If you publicize your bigoted views on television, don't be surprised if the mighty force of the Internet soon rains down on you.
Memories Pizza, a small shop in Walkerton, Indiana, is learning this lesson the hard way after a local news station broadcast a segment featuring the store's owners Tuesday night.
"If a gay couple came in and wanted us to provide pizzas for their wedding, we would have to say no," Crystal O'Connor, whose family owns Memories Pizza, told ABC57. "We are a Christian establishment."
The O'Connor family told the station they wholeheartedly agree with Gov. Mike Pence's signing of the state's controversial Religious Freedom Restoration Act, which recently opened the door for businesses to discriminate against any individual who they perceive to run counter to their religious beliefs, and argued the bill is not "targeting gays."
"That lifestyle is something they choose," Crystal's father, Kevin O'Connor, added. "I choose to be heterosexual. They choose to be homosexual. Why should I be beat over the head to go along with something they choose?"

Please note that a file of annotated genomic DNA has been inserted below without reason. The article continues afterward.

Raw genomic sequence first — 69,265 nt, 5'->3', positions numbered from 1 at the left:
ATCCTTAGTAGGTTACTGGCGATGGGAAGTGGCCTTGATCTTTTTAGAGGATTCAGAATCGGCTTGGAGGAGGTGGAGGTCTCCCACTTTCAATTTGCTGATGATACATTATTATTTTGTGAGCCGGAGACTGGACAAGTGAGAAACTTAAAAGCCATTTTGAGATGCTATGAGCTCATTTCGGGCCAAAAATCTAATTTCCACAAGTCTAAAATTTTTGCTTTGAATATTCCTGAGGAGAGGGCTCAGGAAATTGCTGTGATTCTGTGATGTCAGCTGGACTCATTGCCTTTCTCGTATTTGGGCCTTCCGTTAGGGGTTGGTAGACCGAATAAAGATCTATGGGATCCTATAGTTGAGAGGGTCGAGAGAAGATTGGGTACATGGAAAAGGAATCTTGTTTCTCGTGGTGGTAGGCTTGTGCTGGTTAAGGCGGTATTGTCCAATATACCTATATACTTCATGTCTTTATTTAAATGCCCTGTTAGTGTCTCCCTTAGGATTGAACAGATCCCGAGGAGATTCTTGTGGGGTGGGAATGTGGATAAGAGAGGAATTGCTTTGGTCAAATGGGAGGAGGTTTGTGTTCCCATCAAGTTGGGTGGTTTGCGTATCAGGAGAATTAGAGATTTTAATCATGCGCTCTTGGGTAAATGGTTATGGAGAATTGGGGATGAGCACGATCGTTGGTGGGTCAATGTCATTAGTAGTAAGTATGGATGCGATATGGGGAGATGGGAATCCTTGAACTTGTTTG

Once the O'Connor family made their views public, it wasn't long before some choice Yelp reviews for Memories Pizza began to pour in, some from all over the country.
While the bill's proponents argue it will simply protect religious freedom and won't allow for discrimination, Memories Pizza is demonstrating that the bill will in all likelihood have real-life consequences for LGBT individuals. "We definitely agree with the bill," Crystal O'Connor told the news channel.
"We're not discriminating against anyone, that's just our belief and anyone has the right to believe in anything," she added.
"The right to believe in anything" is a sentiment that Yelpers have taken to heart. Besides awarding the pizza parlor's with myriad one-star reviews, mischievous users have also plastered decidedly un-Christian photographs all over the page.
While they have been especially creative, Yelp users aren't the only ones taking their outrage into the open. A number of public figures — from politicians to sports coaches — that have declared a boycott of the state, arguing that until real progress is made, they'll refrain from traveling to Indiana.
It appears to be working. On Wednesday, the Indianapolis Star reported that "Indiana Republican leaders are vetting a deal with key business leaders that grants protection for gay and lesbian residents from the state's controversial 'religious freedom' law."
With any luck, the bigotry of Memories Pizza and the bill's other advocates won't fly for much longer.